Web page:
Estate Planning Lawyer

What’s the Difference Between a Living Will and Last Will and Testament?

Cleveland, Ohio estate planning attorney, Daniel A. Baron, offers the following helpful answers to your questions about the difference between a Living Will and a Last Will and Testament.
Confusing these terms happens quite frequently as there are those that think that these are one in the same, however, they are entirely two distinct legal documents which cover many different needs.

A Living Will, what is it and do I need one?



Should you become extremely ill or completely incapacitated and cannot convey their medical care wishes; having a living will in place, (which is a legal document AKA as an advance directive), gives instructions as to the medical care you wish to receive.

Some of the details of a Living Will would include

  • Do I want to be placed on a breathing tube
  • Do I want a feeding tube
  • Would I rather not be resuscitated (AKA DNR – Do Not Resuscitate)

Also, at this point it would be wise to consider having a Power of Attorney put in place in the event that you do become incapacitated so that there is someone making sure that your wishes are carried out as you have communicated in your Living Will. Naming a Power of Attorney can be done at the time of penning your will.


 Last Will and Testament, is it different than a Living Will?

Your last will and testament, also simply known as a will, is a legal document that stipulates the transferring of your estate to somebody else by sale or gift upon your demise. Should you pass away without a will, your assets then become “intestate”.  At this time state intestacy laws govern the distribution of your assets.

If you have minor children, you should unquestionably have a will. At the same time of the writing of your will, it is possible for you to name a guardian for your minor children.  You can also name the guardian to manage the minor’s financial affairs or another party to act on behalf of the children.

As you are drafting your will, it will be necessary for you to select an Executor of your estate. The Executor is one who carries out the will’s requests throughout the process of probate.

Living Will and Last Will – when do they take effect?

Now that you are aware of the differences between a Living Will and a Last Will, you may question as to when the two take effect.

Keeping in mind that the Living Will outlines your medical wishes should you become incapacitated or seriously ill and unable to convey your wishes, this comes into play while you are still alive but unable to voice your wishes.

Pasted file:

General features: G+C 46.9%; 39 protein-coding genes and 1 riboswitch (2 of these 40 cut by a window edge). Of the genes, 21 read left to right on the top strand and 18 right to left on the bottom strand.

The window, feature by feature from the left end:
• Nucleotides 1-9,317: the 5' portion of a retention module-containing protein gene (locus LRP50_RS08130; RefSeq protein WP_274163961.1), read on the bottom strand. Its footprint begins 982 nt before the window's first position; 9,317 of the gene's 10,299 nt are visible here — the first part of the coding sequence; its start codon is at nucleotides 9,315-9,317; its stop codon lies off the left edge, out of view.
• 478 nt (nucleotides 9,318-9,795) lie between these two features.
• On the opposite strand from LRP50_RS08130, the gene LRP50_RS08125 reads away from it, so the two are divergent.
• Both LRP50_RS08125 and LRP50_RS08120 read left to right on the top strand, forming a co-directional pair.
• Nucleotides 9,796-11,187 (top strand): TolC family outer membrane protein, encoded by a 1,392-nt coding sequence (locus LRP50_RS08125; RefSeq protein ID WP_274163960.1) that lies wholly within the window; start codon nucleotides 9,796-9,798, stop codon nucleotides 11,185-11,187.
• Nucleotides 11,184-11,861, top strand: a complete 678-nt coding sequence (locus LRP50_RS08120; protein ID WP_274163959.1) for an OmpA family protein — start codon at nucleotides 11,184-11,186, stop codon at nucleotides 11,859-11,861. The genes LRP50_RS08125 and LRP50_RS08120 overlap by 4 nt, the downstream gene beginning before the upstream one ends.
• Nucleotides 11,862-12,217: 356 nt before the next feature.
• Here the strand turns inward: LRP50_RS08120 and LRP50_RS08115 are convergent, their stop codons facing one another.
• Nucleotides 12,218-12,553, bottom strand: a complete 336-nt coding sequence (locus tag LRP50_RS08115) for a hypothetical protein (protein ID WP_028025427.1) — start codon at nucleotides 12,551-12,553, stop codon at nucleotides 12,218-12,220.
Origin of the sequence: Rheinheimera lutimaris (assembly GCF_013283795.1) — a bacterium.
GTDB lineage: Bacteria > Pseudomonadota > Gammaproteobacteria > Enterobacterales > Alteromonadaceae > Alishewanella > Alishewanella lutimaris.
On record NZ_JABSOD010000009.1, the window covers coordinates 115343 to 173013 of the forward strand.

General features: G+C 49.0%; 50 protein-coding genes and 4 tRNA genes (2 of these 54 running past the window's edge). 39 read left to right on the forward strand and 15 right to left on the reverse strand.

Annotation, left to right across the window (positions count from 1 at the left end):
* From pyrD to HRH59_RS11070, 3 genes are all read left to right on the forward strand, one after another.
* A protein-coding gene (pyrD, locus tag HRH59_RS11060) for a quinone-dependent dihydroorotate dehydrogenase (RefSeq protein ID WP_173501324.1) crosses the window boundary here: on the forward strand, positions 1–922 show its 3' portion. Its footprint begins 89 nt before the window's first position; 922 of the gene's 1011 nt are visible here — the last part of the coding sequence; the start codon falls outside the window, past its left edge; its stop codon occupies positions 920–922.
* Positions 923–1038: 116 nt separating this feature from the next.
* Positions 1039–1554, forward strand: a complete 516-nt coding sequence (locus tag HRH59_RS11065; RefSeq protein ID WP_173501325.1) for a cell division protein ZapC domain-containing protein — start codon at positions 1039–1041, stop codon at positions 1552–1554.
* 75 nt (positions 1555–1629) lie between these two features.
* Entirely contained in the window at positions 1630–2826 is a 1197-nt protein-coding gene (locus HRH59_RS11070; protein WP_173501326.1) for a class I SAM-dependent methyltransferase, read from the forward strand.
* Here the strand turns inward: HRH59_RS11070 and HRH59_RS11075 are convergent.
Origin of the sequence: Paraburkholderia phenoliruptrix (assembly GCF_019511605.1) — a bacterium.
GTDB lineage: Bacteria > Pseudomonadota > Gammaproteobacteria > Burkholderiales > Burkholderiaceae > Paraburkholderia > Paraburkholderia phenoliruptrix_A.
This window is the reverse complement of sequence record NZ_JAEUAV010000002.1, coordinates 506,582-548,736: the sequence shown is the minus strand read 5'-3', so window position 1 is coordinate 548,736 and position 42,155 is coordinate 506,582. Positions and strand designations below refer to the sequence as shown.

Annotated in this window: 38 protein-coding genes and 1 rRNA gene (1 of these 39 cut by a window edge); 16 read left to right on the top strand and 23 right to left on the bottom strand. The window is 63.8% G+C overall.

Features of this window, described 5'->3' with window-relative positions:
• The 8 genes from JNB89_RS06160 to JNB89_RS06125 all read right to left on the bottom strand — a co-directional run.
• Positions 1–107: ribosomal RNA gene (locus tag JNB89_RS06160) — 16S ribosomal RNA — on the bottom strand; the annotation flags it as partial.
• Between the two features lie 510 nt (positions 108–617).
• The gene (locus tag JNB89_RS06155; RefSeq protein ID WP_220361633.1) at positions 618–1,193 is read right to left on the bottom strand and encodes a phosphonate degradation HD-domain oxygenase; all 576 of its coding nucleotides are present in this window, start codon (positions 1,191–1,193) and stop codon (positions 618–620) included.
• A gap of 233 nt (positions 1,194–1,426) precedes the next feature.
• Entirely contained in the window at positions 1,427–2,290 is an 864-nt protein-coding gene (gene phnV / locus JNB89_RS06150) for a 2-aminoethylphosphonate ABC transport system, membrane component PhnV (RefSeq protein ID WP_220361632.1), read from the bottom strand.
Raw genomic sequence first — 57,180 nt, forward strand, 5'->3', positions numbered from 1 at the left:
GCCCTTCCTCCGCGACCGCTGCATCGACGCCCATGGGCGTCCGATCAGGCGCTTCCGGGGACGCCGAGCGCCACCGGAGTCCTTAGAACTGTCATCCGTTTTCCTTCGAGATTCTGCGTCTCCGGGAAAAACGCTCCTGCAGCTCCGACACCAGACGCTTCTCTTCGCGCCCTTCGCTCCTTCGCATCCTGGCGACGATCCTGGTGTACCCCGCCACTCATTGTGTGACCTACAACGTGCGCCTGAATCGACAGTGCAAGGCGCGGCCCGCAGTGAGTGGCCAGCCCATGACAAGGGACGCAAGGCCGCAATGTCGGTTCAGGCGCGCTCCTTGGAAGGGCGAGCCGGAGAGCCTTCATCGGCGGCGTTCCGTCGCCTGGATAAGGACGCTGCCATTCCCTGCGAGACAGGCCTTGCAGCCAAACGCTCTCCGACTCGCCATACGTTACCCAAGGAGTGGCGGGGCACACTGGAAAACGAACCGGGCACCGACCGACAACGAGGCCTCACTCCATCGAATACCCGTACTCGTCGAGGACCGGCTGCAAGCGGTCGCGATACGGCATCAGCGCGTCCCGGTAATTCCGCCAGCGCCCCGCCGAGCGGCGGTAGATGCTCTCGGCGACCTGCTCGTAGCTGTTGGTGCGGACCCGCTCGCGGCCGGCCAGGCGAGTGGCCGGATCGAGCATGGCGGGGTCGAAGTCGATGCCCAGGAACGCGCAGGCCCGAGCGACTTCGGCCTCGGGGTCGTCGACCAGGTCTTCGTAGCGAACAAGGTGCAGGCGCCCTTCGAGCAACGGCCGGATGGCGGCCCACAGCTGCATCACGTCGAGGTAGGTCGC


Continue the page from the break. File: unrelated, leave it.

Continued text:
To stipulate your wishes of how to distribute your estate upon your passing comes into play by using a Last Will and Testament .

So as you can see a Living Will and a Last Will and testament are two separate, but very important legal documents for everyone to have in place.

Living Will vs. Last Will?

If you are pondering the questions as to whether you need a last will or a living will. The answer to that question should be very easy; just about everyone should have both. Each of these important documents are ones that every person doing their Estate Planning should secure as these offer you the peace of mind that your wishes will be followed when you can’t make them known due to a serious illness and/or incapacitation or death.

Having a last will and testament, also makes the probate process go more smoothly, and with a living will, it can provide direction to your loved ones or Power of Attorney, in making challenging decisions during a stressful and difficult time.

So when is the best time for me to get a living will and a last will?

Unless you have a crystal ball which states otherwise, the future is uncertain. Securing both a living will and a last will and testament and recording your wishes is best done sooner than later.

Both a Living Will and a Last Will and Testament are only two of the many parts to a comprehensive estate plan. For information regarding living wills, trusts, power of attorney, or a pour-over will, or further questions on Powers of Attorney, contact Daniel A. Baron of Baron Law at 216-573-3723 to make an appointment.